The games of Blizzard continued to be influential as I continued to grow up, as I played the games I already loved over and over again, but the only game that released before I graduated High School after Diablo II was Warcraft III in 2002. Warcraft III brought the series and Blizzard into the 3D realm, and they added two more races, the Undead and the Night Elves. It made for a much more layered and challenging experience, one that I would love to get back to now that I may have a better grasp of the mechanics.
After High School, I ended up getting a job with Wal-Mart’s electronics department in 2007, and ended up working with a couple of guys that were big into another game that changed my perception of what a game could be: World of Warcraft. I wasn’t into it near as much s they were, but it was so crazy to me to have this entire other world to explore and actually see other people roaming the land of Azeroth and be able to interact with them. It was especially mind-altering for me as before I had played online games where you might meet someone for a game and then never hear from them again. But World of Warcraft actively encouraged you to meet with people, and not only get to know them but trust in their abilities. It’s a feeling that has carried over to the newest games I’ve played from Blizzard, like Diablo III and Overwatch.
While Diablo III was more of the same, but prettier for the series, it had an ease of use about that made it so anyone could play it, and the barrier I experiences all those years ago with it’s predecessor was gone. The console release made it even better by having multiplayer on the same couch. But I haven’t felt as connected to a game as I have lately with Overwatch.
On paper, Overwatch feels like another shooter. But like with so many of Blizzard’s games, the characters make the biggest difference. In it, you have men and woman of different backgrounds and ethnicities, robots, and even a gorilla to choose from. and each of these characters has it’s own abilities and weapons. The maps you play in also look lived in, with visual clues sprinkled throughout that hint towards events in the game’s lore. But it also exemplifies that teamwork aspect I first felt in the raids of World of Warcraft. You aren’t the lone soldier able to do everything on your own, but someone that must rely on the abilities of your team to achieve a common goal.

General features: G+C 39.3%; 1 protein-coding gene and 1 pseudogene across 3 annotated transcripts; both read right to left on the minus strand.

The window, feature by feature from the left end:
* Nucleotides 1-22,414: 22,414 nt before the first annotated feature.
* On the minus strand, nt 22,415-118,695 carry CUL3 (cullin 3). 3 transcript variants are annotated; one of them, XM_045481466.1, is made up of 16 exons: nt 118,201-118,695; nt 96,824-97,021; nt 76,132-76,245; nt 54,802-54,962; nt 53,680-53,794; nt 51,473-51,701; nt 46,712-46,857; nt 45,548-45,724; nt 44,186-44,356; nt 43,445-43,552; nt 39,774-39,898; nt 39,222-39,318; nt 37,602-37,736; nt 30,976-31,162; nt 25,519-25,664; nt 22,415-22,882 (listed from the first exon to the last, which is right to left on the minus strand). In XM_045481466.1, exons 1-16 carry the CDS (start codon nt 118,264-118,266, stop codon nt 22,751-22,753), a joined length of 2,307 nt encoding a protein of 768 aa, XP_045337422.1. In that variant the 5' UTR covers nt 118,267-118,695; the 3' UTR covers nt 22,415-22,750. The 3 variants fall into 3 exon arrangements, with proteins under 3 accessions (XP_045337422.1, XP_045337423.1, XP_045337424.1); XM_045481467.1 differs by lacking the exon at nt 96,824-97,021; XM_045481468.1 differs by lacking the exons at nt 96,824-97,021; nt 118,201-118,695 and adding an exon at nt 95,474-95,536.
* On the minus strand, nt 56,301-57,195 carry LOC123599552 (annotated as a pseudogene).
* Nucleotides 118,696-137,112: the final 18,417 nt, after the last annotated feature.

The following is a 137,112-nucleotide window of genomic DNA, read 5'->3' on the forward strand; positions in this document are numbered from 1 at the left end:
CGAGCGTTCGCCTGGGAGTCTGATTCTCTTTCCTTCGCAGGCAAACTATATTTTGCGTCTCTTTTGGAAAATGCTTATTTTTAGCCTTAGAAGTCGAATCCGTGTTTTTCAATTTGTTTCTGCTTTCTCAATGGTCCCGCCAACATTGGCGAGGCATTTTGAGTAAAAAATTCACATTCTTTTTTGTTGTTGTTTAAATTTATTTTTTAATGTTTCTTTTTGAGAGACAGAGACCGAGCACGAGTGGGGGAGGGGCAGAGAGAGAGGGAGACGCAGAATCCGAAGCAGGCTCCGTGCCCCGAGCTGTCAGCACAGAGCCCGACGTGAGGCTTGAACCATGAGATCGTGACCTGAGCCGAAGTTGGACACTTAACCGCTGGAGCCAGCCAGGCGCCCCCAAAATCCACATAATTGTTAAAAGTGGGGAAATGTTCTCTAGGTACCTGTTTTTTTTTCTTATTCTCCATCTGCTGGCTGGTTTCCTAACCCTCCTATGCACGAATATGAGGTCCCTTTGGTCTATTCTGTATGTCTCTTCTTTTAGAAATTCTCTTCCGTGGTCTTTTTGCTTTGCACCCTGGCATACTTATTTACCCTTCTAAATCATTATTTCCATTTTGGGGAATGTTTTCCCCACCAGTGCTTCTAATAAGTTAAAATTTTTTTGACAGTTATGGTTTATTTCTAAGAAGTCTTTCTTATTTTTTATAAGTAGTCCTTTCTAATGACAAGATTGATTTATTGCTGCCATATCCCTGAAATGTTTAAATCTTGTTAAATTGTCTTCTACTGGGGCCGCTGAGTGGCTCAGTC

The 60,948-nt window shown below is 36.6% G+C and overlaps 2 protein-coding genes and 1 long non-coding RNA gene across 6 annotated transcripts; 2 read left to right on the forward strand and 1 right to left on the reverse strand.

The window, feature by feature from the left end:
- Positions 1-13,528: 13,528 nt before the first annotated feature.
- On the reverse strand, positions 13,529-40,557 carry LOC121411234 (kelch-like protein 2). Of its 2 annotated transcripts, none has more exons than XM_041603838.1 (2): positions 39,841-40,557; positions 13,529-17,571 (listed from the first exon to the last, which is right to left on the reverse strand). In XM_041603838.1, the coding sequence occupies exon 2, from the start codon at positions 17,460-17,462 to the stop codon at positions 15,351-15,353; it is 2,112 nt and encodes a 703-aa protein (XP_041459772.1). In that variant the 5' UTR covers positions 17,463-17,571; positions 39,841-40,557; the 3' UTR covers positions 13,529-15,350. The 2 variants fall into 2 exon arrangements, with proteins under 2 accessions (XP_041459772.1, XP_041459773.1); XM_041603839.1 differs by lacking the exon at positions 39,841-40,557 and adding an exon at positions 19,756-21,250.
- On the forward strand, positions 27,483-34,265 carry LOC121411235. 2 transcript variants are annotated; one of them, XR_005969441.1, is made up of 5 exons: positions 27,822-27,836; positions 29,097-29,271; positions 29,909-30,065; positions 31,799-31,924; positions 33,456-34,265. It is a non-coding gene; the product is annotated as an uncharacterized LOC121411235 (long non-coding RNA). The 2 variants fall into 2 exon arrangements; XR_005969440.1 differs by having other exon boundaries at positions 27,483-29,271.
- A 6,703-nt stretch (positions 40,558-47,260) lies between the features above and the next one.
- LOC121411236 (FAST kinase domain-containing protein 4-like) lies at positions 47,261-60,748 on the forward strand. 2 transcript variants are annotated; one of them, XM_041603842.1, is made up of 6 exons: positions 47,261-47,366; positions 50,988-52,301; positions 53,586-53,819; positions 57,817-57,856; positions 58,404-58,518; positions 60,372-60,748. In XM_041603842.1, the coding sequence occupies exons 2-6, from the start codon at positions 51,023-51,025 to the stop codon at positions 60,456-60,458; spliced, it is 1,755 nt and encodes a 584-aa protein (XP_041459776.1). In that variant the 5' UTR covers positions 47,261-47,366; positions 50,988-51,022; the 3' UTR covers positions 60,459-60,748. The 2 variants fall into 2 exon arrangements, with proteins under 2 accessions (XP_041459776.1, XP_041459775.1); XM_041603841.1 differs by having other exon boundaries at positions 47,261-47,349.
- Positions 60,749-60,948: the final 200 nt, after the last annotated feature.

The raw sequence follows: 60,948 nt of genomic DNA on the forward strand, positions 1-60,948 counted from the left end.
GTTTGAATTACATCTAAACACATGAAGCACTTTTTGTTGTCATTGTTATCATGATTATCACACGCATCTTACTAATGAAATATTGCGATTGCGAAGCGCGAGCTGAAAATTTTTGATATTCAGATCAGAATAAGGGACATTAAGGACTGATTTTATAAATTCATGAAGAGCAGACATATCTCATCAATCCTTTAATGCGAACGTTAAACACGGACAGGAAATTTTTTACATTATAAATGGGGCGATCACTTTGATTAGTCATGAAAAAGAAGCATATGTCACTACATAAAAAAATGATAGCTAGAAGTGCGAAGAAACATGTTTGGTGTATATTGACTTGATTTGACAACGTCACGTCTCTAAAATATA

Since 1991, Blizzard has crafted wonderful games that emphasize characters and gameplay before anything else. The games have shaped what I expect out of games, and have given me a plethora of memories related to playing them. It didn’t occur to me that Blizzard had been such a big part of my gaming life until this weekend when Blizzcon (they’re own convention) showed a retrospective video that you can see here. (Opens a new window/tab to YouTube).
If you haven’t played one of the games in the Blizzard library, do yourself a favor and fix that now. Below I have links to where you can download a variety of the games mentioned here as well as some of the other popular games available. I hope you enjoy
them as much as I have. Happy gaming to all! And to Blizzard: thank you for all of the memories past, present, and still to come.
Starcraft – (PC Only) $15 with expansion
Diablo II – (PC/Mac) $10 + a $10 expansion
Warcraft III – (PC/Mac) $10 + a $10 expansion
Diablo III Battle Chest (PC, Mac, Xbox One, Xbox 360, PlayStation 4, PlayStation 3) – $30 [Xbox 360 and PlayStation 3 will not receive new content!]
Overwatch: Origins Edition (PC, Xbox One, PlayStation 4) $60, includes bonus goodies for most of the newer games on this list!
World of Warcraft (PC/Mac) $20 to start, free to try